Investing bitcoin in a trust requires careful consideration and observation of the prudent investor rule. Trust assets, including any gains and losses, typically impact the beneficiaries. The prudent investor rule requires the managing investor or fiduciary to manage assets as if they were their own, while considering the needs of the beneficiaries and avoiding unnecessary risk. Bitcoin is a volatile asset, and taking a high-risk position would violate the prudent investor rule and potentially cause harm to the beneficiaries

Prioritize Bitcoin Storage and Security

Investing bitcoin in a trust is inconsequential if the bitcoin is vulnerable to digital or physical attacks during your lifetime or during the transfer process. Ensuring proper storage and security of bitcoin, as well as methods for storing and accessing the associated private keys, is necessary to protect your investment and your beneficiaries ability to access the bitcoin. Long-term storage solutions, usually non-custodial or custodial cold storage, are the best method for storing bitcoin over the long term.

Learn more about Bitcoin cold storage solutions.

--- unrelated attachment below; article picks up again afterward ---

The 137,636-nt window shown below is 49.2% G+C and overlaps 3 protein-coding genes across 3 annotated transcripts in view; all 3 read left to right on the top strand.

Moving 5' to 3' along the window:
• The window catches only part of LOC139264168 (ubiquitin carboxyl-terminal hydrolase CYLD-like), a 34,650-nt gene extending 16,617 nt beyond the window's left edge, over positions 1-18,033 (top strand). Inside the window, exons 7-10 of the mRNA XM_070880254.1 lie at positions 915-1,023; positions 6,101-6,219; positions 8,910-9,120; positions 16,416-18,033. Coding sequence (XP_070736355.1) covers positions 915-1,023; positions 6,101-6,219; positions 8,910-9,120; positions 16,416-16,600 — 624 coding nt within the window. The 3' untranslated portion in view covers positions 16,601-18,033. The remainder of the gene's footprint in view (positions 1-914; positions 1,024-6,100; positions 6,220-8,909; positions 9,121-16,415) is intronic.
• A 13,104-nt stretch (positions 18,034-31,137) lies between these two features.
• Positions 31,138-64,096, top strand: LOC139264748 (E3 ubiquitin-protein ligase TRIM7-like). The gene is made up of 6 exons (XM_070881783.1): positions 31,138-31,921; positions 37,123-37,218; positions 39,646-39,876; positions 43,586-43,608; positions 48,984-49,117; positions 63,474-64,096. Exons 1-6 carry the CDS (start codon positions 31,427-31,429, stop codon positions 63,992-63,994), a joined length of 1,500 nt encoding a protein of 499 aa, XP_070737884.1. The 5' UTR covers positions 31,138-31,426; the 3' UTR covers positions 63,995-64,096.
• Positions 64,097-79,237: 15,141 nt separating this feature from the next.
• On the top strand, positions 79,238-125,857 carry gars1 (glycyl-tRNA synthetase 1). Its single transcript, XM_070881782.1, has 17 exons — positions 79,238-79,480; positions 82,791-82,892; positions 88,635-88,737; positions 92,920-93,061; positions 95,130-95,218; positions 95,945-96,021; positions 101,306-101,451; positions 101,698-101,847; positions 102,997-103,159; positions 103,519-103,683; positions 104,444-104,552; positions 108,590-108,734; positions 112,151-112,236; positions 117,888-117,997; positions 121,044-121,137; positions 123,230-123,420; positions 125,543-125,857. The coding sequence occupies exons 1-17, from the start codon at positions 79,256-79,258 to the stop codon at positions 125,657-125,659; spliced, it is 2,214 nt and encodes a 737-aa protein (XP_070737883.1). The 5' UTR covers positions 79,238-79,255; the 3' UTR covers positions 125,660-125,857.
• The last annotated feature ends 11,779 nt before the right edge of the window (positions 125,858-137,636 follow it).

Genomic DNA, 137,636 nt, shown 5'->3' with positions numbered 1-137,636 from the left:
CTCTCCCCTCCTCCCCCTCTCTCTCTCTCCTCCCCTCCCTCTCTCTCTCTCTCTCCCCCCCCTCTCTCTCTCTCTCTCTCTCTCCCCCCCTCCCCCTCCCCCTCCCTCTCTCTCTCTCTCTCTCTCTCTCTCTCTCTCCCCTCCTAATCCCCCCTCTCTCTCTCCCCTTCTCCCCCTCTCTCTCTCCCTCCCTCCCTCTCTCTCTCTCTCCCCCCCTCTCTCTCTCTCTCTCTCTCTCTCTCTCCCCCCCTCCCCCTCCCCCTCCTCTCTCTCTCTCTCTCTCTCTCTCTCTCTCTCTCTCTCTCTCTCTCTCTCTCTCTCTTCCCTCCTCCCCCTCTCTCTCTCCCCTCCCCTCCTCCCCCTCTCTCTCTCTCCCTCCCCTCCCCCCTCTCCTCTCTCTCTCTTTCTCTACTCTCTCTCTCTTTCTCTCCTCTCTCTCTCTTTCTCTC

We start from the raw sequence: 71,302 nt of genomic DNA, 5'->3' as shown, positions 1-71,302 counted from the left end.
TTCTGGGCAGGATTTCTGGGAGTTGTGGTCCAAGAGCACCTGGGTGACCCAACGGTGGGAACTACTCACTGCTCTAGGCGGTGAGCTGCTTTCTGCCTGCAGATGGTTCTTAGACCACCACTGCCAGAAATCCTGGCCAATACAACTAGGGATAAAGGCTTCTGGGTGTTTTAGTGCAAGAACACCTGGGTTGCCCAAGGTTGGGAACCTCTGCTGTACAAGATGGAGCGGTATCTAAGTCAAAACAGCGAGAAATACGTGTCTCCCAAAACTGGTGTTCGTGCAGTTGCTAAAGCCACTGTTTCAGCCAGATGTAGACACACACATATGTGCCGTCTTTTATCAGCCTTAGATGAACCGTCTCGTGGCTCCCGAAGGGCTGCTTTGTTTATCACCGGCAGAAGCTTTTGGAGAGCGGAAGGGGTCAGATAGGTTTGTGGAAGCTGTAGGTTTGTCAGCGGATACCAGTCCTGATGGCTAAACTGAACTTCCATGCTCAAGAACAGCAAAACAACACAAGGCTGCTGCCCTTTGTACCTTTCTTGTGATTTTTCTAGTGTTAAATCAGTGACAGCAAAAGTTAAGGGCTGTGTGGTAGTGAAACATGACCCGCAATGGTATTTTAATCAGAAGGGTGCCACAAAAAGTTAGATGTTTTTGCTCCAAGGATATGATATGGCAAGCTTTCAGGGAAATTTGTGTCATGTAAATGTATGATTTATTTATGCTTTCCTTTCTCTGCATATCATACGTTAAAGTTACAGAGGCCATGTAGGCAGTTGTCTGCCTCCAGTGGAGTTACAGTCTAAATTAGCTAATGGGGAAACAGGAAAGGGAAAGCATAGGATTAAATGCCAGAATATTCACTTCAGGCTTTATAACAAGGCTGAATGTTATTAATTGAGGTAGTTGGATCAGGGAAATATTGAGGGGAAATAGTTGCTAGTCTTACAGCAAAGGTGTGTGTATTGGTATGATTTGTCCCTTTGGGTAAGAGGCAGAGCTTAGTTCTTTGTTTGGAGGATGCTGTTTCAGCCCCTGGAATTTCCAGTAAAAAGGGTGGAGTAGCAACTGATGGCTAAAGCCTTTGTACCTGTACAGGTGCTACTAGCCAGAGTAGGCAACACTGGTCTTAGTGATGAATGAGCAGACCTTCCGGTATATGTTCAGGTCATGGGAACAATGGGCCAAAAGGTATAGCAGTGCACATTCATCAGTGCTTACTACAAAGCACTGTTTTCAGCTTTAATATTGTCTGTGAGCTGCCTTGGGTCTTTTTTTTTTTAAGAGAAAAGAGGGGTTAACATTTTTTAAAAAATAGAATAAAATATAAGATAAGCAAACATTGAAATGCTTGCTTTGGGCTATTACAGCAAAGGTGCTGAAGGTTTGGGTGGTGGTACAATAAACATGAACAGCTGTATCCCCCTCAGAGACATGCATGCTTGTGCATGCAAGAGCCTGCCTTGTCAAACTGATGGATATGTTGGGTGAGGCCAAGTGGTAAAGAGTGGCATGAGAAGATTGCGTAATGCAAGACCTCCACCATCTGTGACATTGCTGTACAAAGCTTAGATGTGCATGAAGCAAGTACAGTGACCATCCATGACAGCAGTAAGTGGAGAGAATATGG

Create Clear Instructions for Transfer and Access of Bitcoin

As with other assets, it’s necessary to have a clear and well-planned directive for transfer and use of bitcoin after death. Because knowledge of the private keys indicates the owner of the bitcoin, no court process or agency can declare your beneficiary the owner of your bitcoin if the private keys are lost. If you are utilizing an exchange or brokerage account to invest in bitcoin, ensure that your trust has a clear directive on transferring account ownership or control to your beneficiaries.

If your bitcoin is held in a non-custodial wallet, it’s essential to have a clear directive that ensures the beneficiary will be able to access your private keys, which is the main method of identifying ownership of bitcoin. If your private keys are lost, your beneficiaries will not be able to claim or access any bitcoin in the trust. Because control of private keys means control of bitcoin, it’s important to have a clear and secure method of protecting your private keys prior to transferring control, as well as during the transfer process, so only the beneficiaries of the bitcoin assets know the private keys.

Learn more about Bitcoin wallets.

Notice: River Financial does not provide investment, financial, tax, or legal advice. The information provided is general and illustrative in nature and therefore is not intended to provide, and should not be relied on for, tax advice. We encourage you to consult the appropriate tax professional to understand your personal tax circumstances.